The Quiltmaker's Gift
by Jeff Brumbeau


Jeff Brumbeau's The Quiltmaker's Gift
Illustrated by Gail de Marcken

Children's book review by Suzanne Holland

Ages 4-8


The Quiltmaker’s Gift is a wonderful addition to any fable or folk tale collection.

There seems to be a definition overlap between fable and folk tales. Both traditions impart a moral at the conclusion of the story. Fables more often have animal characters who perform human tasks and who speak. Folk tales are often based on oral stories passed down to generations.

Regardless of the category, The Quiltmaker's Gift is a thoroughly charming and visually stunning book. It is a bit longer than the average picture book, which makes it perfect for a read aloud to a wider age audience.

The story opens with our old quiltmaker, a woman of indeterminate age with an incredible gift of creating the most beautiful quilts anyone had ever seen. Indeed, the villagers claimed that magic must be woven with the quilts since the colors seemed plucked from nature itself.

The oddest part of her talent, however, was her refusal to accept payment for the quilts. She refused all money and instead would give the quilts only to those who really needed them. She would wander the town finding a shivering homeless person, and gladly give the quilt to them. Then, she would begin the process all over again.

Certainly, even this early in the story one can make a case for a moral being to share one’s talents and to give freely to those in need.

All good stories need an antagonist and we have one here in the figure of a selfish king.

This mighty and wealthy king was among the greediest of the greedy! He was so greedy he ruled he would have two birthdays a year!!

Over many years he had sent his soldiers to retrieve only the rarest and finest treasures from around the world. He was sure that once he had accumulated all these treasures he would be the happiest man in the world.

You can see where this is going! Naturally, he wanted one of the magnificent quilts but our quiltmaker refused.

“Only when you have given away all your treasures will I give a quilt to you,” she declared. The king was outraged and tried many tactics to change her mind. These are not too scary for young listeners.

Finally, the king grudgingly agrees to give away his possessions, starting with the most insignificant thing in his collection. (I can almost hear the voice (“Oh, well, if I have to”)!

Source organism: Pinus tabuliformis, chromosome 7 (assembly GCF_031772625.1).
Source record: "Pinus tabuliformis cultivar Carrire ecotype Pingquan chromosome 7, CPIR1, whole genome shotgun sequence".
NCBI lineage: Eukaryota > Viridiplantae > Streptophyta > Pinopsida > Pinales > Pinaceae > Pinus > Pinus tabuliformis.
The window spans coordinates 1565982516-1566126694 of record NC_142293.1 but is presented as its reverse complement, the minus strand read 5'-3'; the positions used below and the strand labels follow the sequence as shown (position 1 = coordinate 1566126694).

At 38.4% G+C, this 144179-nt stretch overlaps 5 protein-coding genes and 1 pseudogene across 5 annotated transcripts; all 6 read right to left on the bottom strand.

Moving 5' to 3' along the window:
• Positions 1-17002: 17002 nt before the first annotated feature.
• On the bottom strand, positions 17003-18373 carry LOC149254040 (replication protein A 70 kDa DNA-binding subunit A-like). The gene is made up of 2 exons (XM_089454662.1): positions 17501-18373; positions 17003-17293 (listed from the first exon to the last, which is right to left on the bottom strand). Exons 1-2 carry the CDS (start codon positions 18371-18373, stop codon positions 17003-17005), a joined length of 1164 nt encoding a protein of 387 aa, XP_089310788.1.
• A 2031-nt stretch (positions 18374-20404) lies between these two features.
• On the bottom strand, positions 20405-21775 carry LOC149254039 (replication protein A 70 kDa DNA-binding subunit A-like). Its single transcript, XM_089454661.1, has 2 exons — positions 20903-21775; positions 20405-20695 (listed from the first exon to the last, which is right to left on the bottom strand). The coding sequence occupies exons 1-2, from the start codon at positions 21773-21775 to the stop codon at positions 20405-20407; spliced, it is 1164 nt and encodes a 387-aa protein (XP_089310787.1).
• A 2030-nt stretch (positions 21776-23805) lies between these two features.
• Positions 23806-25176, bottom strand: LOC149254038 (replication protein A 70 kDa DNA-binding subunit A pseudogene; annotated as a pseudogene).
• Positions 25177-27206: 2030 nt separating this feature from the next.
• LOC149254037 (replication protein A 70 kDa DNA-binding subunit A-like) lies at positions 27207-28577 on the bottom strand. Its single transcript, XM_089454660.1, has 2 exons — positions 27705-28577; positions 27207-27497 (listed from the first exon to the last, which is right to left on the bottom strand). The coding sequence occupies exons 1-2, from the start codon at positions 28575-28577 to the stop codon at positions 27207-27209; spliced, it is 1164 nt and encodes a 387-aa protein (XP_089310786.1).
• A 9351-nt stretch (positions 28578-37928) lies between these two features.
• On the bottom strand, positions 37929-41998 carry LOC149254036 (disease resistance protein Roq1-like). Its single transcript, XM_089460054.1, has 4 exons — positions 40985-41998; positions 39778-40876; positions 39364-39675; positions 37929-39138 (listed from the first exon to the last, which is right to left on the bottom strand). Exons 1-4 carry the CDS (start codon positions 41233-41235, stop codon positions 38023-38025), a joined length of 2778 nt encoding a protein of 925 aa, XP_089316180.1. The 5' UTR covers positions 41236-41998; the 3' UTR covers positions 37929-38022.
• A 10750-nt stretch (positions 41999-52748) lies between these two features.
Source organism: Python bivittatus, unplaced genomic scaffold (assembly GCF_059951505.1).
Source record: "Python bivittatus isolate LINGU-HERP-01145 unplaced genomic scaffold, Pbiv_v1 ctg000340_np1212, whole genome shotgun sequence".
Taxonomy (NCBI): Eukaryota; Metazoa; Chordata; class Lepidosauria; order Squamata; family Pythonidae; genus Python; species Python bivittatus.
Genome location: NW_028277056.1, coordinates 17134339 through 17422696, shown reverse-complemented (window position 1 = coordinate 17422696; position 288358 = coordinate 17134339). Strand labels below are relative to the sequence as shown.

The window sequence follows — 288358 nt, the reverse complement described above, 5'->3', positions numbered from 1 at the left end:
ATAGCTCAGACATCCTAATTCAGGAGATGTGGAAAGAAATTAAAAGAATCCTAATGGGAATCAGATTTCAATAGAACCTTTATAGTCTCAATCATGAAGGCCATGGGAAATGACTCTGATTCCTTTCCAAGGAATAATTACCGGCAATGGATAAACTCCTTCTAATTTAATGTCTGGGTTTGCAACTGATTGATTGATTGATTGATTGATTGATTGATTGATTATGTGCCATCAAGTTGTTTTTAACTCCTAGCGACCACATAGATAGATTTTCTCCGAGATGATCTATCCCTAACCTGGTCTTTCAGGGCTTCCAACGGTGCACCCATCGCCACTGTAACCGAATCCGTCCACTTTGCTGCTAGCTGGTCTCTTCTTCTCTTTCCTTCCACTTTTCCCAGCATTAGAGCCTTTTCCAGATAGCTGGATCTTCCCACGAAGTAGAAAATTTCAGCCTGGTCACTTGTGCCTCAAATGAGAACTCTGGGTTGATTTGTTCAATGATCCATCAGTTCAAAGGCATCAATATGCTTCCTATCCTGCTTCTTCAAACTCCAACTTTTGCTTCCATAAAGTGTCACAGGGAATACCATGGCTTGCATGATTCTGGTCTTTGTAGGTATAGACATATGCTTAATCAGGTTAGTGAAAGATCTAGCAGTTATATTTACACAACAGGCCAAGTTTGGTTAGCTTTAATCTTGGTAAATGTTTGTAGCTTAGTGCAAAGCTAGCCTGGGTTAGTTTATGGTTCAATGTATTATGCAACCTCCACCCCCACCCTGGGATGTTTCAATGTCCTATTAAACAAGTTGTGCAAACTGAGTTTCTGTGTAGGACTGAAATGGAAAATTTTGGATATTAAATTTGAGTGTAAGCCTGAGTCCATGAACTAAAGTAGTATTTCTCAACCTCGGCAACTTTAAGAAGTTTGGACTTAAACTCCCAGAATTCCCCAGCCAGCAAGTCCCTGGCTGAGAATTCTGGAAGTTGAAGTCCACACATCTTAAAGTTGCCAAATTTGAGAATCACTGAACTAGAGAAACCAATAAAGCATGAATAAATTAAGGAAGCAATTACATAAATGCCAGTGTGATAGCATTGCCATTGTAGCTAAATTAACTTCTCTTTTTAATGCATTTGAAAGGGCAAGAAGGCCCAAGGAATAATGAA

Item by item the king disposed of the world’s finest treasures. Paupers were suddenly clothed in velvets, and children had magical toys. Gradually, the king began to smile, and to be happy!!

With each item the king gave away, the old woman added a piece to his quilt. The process took years, but at last, the king was done. Threadbare himself, and left with no possessions, he was nonetheless the happiest (and richest) man on earth.

The quiltmaker's gift was delivered as promised and the pair joined forces to comfort and provide for the poor of the village.

The messages of true happiness and kindness’ rewards are obvious but children will have a good time reflecting on this. They seem to enjoy the childish behavior of the king and naturally are fascinated by the quilts.

The Quiltmaker's Gift is unique in many ways. The illustrations are incredibly detailed and clues to the story are woven in the quilts themselves. The back page lists websites one may go to for activities and information.

Brumbeau and de Marcken put their money where their morals are and donate a portion of proceeds to projects that showcase generosity.

The Quiltmaker's Gift is worthy of any home library!

Webmaster's note: Kings! Fabrics! If you're in the mood for more, read The Emperor's New Clothes right here on this site. Then, after you do, share with everyone the moral you would give to the story.

Read more of Suzanne's reviews.

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